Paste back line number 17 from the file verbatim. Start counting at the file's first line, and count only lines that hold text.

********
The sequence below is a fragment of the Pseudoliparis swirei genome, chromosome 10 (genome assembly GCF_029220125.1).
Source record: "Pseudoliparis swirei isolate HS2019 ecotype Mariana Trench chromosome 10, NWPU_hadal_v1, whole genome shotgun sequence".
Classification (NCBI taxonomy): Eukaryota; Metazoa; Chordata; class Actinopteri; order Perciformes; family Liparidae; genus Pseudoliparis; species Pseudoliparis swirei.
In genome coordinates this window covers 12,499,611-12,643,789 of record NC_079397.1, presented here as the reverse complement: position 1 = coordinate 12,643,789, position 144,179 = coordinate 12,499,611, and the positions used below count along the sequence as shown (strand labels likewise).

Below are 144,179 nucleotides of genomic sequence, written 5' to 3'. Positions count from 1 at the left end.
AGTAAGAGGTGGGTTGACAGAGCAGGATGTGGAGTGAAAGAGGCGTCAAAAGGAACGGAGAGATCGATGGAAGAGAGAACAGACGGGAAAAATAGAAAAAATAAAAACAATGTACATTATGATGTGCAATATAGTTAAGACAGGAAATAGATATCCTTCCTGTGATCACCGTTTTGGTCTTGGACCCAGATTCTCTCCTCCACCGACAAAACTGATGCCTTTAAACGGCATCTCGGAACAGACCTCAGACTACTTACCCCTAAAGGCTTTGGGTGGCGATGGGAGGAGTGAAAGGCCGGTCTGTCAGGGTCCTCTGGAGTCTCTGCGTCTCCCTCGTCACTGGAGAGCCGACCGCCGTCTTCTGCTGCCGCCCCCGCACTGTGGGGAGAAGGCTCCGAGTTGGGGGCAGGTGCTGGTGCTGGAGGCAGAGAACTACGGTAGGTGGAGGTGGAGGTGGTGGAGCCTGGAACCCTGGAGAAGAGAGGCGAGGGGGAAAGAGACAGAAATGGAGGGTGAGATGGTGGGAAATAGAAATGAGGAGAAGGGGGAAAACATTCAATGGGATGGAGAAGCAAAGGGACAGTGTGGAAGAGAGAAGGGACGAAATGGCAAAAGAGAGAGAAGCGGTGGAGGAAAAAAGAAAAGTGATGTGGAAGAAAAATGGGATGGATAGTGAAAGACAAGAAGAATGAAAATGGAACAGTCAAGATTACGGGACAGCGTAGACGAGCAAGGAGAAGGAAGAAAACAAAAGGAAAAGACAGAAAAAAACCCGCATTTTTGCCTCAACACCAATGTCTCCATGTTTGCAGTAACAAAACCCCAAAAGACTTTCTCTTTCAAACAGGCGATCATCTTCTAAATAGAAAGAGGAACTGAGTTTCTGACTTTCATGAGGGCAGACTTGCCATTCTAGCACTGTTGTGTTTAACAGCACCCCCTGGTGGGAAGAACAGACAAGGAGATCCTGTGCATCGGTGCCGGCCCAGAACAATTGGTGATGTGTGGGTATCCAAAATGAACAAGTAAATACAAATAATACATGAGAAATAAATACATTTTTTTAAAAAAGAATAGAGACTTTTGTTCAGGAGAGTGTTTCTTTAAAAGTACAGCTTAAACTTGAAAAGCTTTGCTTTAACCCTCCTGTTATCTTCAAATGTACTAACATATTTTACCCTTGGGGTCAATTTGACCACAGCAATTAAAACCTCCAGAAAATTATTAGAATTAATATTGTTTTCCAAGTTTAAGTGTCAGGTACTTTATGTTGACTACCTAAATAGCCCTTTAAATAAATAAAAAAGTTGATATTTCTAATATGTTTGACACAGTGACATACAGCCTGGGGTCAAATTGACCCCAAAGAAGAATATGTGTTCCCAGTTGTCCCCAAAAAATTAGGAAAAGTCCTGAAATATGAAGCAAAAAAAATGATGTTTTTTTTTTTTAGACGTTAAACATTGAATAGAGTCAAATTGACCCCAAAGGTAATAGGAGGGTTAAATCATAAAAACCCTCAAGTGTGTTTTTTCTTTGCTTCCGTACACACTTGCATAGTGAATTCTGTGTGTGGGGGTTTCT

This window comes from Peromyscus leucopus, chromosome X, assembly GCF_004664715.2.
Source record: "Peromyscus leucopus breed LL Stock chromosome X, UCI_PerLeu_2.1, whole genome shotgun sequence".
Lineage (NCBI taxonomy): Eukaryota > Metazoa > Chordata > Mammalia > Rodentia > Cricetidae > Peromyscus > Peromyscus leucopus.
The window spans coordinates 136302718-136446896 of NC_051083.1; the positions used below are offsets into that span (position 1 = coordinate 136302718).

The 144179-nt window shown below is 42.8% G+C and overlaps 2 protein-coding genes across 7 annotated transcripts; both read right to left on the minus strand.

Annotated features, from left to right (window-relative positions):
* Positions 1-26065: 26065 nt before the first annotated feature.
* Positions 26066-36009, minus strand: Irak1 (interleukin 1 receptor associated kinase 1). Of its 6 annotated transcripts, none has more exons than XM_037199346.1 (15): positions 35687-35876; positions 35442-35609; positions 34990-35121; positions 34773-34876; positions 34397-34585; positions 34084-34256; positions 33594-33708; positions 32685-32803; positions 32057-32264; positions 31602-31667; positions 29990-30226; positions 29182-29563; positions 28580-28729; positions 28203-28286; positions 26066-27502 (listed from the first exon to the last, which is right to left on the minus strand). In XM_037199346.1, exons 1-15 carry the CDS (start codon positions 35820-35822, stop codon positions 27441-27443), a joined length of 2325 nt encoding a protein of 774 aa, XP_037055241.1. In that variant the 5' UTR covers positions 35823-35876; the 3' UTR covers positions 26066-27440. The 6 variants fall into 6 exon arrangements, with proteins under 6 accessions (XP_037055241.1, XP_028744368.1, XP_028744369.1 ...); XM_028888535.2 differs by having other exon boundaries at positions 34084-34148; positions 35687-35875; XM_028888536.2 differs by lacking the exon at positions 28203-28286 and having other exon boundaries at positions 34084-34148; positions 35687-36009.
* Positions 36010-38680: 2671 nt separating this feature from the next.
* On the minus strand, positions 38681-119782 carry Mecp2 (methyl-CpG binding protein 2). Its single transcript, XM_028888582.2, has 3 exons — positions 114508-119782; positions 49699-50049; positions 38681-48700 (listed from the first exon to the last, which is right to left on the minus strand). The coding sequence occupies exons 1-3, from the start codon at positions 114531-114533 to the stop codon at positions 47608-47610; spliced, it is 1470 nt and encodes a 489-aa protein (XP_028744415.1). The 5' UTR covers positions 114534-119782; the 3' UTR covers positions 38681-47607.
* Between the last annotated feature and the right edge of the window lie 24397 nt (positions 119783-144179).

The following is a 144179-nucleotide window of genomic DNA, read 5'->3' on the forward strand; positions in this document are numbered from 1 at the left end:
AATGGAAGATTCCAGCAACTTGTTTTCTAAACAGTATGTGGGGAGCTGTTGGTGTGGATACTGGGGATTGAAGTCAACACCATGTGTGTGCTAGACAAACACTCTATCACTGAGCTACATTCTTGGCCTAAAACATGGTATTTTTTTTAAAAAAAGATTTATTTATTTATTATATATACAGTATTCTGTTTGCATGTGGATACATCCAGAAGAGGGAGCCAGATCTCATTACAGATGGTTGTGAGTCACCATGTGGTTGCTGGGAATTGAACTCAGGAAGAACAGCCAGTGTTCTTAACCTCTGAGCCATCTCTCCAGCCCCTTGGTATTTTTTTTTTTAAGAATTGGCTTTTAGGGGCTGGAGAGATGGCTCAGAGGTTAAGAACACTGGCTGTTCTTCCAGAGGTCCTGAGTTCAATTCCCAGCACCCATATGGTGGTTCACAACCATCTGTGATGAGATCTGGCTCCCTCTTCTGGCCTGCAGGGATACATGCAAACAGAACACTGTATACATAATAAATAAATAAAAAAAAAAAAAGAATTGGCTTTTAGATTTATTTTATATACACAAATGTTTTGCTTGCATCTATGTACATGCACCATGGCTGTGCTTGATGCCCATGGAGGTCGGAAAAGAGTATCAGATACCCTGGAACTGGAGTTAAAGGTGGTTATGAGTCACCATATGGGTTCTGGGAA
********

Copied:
* Between the last annotated feature and the right edge of the window lie 24397 nt (positions 119783-144179).